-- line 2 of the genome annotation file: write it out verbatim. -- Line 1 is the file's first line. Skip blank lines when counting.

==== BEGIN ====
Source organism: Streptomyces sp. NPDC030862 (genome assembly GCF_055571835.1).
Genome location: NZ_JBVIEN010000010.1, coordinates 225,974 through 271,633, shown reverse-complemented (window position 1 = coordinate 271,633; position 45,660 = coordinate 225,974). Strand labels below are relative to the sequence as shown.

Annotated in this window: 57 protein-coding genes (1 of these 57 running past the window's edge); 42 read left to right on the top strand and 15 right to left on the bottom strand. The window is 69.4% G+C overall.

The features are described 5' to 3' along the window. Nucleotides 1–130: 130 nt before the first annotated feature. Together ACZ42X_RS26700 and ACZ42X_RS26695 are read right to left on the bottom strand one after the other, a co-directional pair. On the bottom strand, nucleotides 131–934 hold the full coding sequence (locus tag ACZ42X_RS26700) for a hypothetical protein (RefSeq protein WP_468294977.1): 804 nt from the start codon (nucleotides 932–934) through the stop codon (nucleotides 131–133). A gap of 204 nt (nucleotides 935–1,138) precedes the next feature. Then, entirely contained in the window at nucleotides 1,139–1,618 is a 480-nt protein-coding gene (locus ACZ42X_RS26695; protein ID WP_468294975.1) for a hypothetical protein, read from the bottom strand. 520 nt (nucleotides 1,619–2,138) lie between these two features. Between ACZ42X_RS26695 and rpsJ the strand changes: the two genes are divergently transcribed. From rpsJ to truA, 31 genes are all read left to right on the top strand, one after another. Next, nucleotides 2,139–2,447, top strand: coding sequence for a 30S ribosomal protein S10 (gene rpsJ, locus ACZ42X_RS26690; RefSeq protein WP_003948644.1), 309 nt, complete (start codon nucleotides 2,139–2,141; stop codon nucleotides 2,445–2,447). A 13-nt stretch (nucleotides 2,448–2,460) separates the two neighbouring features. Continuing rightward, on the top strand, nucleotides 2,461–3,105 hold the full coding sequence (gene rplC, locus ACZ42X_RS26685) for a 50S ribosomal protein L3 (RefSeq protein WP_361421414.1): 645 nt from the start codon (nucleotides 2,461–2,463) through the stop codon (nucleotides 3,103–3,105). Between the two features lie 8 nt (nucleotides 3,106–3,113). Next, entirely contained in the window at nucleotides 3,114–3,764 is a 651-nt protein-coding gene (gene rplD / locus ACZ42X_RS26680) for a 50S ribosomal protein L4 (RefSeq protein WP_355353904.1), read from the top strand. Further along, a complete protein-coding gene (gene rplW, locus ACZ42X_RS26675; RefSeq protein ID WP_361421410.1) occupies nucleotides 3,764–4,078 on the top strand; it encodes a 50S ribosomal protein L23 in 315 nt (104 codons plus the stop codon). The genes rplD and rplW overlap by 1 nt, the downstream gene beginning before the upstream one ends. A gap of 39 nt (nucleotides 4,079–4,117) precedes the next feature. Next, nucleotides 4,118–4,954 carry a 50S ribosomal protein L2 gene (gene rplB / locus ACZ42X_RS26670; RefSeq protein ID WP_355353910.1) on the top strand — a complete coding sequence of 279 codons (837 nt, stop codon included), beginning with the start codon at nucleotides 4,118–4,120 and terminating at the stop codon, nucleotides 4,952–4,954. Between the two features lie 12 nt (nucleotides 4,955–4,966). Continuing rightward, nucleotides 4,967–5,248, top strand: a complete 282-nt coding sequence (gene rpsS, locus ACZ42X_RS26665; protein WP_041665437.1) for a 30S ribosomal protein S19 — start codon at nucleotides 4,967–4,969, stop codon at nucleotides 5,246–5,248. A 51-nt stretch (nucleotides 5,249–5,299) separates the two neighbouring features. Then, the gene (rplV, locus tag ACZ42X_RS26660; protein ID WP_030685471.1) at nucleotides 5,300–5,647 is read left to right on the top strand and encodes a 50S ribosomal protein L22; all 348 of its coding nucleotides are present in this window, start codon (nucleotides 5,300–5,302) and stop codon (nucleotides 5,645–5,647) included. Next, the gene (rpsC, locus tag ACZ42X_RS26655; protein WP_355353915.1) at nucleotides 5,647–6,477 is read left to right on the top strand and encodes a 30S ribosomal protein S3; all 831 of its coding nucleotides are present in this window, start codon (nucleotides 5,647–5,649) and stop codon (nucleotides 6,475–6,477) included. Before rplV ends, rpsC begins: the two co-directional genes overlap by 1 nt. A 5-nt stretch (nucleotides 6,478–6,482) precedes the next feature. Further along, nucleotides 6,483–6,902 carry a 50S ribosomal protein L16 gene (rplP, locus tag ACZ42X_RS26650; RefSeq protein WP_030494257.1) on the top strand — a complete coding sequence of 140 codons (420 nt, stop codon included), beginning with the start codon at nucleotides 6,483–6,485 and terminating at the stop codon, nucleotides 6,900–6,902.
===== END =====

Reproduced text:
Genome location: NZ_JBVIEN010000010.1, coordinates 225,974 through 271,633, shown reverse-complemented (window position 1 = coordinate 271,633; position 45,660 = coordinate 225,974). Strand labels below are relative to the sequence as shown.